Laying a sound fiscal foundation must be the goal in your 30s

In Oak Point, Texas, management associate Pierre Ellis, 36, and his wife, Marie, 34, an accountant who has worked from home since the birth of their first child last year, have set a goal of retiring by age 55. “We’re not saying that we actually will retire,” says Pierre, “but we want to be able to do so financially.”

So far, the Ellises seem to be making the right moves. With a combined income in excess of $100,000, they save about 15% per year, chiefly by maximizing their retirement-plan contributions. Pierre not only fully funds his 401(k), he has started a Roth IRA as well. The money in their plans is largely in stocks, especially mutual funds. “I like the idea of a buffer,” says Marie. “If one or two companies should have problems, the other companies in the funds may do well, generating a good overall return.” Less than 20% of their total holdings are in bonds and cash reserves, so the Ellises have enjoyed the strong stock market of the 1990s, building up a portfolio in excess of $200,000. Pierre and Marie hold a mix of almost a dozen stock funds within and outside of their retirement plans.

By holding a well-diversified equity portfolio, the Ellises are following a strategy suggested by many professionals. “Domestically,” says Haywood, “you should hold a mix of moderate-growth funds, which focus on established blue chips, and aggressive-growth funds, which emphasize promising young companies.” Matthews says that foreign stocks should be included too.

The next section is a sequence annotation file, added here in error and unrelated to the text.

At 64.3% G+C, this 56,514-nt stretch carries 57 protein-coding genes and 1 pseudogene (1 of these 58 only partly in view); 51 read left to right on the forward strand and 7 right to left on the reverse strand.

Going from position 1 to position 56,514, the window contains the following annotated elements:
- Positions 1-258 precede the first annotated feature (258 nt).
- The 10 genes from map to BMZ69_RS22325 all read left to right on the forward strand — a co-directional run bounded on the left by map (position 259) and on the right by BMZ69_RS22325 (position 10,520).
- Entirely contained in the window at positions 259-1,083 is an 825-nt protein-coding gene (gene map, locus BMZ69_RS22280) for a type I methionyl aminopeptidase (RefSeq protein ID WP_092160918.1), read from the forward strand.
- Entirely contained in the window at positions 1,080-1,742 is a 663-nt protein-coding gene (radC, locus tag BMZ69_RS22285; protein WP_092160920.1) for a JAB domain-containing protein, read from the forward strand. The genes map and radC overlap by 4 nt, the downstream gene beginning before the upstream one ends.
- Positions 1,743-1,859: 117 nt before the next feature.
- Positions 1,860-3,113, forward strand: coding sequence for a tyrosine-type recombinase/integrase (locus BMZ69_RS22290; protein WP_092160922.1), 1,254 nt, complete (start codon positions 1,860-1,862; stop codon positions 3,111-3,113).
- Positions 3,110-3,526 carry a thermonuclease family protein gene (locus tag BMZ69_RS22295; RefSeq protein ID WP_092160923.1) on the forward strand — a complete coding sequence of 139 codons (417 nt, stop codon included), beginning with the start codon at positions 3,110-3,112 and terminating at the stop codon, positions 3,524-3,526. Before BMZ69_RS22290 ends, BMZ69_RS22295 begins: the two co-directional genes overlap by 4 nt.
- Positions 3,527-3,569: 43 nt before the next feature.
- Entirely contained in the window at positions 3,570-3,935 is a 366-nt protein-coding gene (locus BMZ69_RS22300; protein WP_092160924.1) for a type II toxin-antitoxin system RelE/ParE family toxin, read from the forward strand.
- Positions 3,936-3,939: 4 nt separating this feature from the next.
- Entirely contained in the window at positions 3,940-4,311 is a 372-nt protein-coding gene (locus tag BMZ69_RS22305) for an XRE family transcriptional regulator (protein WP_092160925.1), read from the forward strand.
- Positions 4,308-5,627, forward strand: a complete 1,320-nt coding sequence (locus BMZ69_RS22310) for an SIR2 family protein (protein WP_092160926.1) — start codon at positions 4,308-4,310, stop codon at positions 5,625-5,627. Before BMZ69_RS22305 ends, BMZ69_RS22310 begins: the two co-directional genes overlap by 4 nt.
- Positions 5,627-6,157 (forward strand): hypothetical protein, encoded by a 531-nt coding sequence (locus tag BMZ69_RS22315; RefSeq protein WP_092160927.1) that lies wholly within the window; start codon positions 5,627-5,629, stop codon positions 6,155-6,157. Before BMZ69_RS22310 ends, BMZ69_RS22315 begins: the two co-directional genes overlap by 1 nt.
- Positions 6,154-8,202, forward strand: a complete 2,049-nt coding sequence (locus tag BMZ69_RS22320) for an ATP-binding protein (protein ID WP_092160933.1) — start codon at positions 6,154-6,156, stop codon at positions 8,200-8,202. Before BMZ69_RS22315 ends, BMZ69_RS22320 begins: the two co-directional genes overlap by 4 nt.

D’Aguilar says she advises her 30-something clients to divide their equity portfolio into four roughly equal segments.

“One-fourth should be in large-company ‘value’ stocks or funds. (Value stocks are those that look underpriced relative to the rest of the market.) Another fourth of the equity portfolio should be in large-company growth stocks, which have outstanding prospects for increasing earnings. Buying stocks with familiar names can help you teach your young children about the market. Add another fourth in small-company stocks and the final one-fourth in foreign stocks to round out a portfolio that’s likely to produce solid results.”

However you structure your equity portfolio, you should plan to buy and hold for the long term. “Frequent traders are gambling, not investing,” says Haywood. “Any profits likely will be short term, taxed at your highest rate. In fact, you should do a great deal of your stock market investing inside your retirement plan. You may want to keep your cash reserves on the outside, so you can get at them easily in case you need money for an emergency or to invest in your own career.”

The step-by-step approach outlined by the Mosbys appears to be paying off. The couple avoids debt by living well within their means. “We’ve never made a car payment,” says April. “We’ve always bought used cars, paying cash. We don’t purchase anything on credit unless we can pay off the full amount in less than 30 days; otherwise we pay cash, which keeps us debt-free.”

The couple continues to invest

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